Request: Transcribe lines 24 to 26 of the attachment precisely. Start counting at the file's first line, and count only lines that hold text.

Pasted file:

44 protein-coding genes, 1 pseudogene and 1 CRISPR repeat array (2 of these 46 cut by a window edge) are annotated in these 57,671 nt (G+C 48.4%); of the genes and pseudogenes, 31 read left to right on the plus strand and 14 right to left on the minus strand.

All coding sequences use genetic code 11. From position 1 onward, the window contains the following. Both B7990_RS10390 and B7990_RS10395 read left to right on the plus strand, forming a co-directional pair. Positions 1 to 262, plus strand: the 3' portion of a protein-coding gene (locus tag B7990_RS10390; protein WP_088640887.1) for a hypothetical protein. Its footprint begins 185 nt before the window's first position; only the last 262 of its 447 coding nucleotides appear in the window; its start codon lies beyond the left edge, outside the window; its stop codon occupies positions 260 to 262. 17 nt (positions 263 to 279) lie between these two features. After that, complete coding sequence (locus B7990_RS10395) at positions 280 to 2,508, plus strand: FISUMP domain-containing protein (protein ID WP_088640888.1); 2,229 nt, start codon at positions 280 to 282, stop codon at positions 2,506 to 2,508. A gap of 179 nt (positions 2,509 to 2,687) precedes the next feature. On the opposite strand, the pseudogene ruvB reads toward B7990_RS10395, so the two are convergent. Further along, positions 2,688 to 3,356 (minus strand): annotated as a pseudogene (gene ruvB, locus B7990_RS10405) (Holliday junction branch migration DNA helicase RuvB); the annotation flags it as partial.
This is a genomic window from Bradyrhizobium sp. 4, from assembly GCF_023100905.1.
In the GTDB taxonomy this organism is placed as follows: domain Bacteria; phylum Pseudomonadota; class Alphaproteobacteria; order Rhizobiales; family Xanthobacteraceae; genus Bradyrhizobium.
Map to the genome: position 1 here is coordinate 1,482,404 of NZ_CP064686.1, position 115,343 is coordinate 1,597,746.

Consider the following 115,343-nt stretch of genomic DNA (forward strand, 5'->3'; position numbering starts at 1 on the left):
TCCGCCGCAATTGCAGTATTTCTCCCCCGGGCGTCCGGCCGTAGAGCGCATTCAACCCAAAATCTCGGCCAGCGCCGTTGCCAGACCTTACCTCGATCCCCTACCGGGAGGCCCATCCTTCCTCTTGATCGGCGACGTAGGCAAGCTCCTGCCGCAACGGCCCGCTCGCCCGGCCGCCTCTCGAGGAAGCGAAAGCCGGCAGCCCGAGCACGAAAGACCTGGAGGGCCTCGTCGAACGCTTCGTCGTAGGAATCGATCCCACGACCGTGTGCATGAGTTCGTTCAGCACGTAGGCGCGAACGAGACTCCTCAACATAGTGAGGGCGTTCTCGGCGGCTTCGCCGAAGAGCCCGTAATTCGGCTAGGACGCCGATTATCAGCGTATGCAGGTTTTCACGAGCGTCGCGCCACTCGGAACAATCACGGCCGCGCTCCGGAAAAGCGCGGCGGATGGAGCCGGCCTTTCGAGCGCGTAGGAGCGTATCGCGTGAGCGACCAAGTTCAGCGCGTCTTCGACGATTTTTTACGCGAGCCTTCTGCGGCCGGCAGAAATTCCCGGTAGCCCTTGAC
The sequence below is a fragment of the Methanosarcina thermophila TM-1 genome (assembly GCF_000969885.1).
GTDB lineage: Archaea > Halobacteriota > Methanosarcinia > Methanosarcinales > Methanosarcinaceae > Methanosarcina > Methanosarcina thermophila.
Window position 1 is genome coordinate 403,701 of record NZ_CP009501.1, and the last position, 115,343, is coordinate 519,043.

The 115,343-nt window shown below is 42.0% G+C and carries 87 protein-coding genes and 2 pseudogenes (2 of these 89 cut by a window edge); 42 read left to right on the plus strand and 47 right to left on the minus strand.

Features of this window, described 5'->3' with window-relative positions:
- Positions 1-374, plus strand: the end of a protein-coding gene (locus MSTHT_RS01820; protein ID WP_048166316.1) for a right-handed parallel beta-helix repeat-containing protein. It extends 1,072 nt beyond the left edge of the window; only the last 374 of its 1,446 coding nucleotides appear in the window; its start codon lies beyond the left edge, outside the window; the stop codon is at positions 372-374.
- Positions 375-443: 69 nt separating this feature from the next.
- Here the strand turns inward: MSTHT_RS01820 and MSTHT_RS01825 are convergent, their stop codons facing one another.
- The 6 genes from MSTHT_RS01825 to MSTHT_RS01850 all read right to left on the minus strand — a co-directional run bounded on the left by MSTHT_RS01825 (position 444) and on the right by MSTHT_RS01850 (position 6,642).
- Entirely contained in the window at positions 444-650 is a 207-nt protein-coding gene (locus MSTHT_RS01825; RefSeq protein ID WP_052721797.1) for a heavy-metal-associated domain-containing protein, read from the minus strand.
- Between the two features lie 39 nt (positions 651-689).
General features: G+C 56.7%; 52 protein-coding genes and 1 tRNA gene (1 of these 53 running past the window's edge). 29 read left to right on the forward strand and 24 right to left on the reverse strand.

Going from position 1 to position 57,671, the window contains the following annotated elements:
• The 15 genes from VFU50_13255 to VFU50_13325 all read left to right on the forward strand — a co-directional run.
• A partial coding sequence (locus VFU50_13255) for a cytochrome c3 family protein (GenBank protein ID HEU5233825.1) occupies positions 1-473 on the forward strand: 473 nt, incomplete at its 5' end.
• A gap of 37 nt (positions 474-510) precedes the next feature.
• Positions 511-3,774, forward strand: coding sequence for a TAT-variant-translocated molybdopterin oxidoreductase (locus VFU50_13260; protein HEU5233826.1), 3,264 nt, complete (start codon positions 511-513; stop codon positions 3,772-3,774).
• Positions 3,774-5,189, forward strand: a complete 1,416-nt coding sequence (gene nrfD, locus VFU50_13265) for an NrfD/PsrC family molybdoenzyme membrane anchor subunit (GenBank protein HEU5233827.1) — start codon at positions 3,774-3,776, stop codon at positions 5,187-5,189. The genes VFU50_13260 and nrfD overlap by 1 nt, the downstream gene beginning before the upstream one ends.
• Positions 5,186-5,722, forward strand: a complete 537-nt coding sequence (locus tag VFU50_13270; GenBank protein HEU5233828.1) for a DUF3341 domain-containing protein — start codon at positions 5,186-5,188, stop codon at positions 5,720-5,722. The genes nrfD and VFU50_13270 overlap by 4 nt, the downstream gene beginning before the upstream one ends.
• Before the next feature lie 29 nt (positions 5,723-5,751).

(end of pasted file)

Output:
• Positions 511-3,774, forward strand: coding sequence for a TAT-variant-translocated molybdopterin oxidoreductase (locus VFU50_13260; protein HEU5233826.1), 3,264 nt, complete (start codon positions 511-513; stop codon positions 3,772-3,774).
• Positions 3,774-5,189, forward strand: a complete 1,416-nt coding sequence (gene nrfD, locus VFU50_13265) for an NrfD/PsrC family molybdoenzyme membrane anchor subunit (GenBank protein HEU5233827.1) — start codon at positions 3,774-3,776, stop codon at positions 5,187-5,189. The genes VFU50_13260 and nrfD overlap by 1 nt, the downstream gene beginning before the upstream one ends.
• Positions 5,186-5,722, forward strand: a complete 537-nt coding sequence (locus tag VFU50_13270; GenBank protein HEU5233828.1) for a DUF3341 domain-containing protein — start codon at positions 5,186-5,188, stop codon at positions 5,720-5,722. The genes nrfD and VFU50_13270 overlap by 4 nt, the downstream gene beginning before the upstream one ends.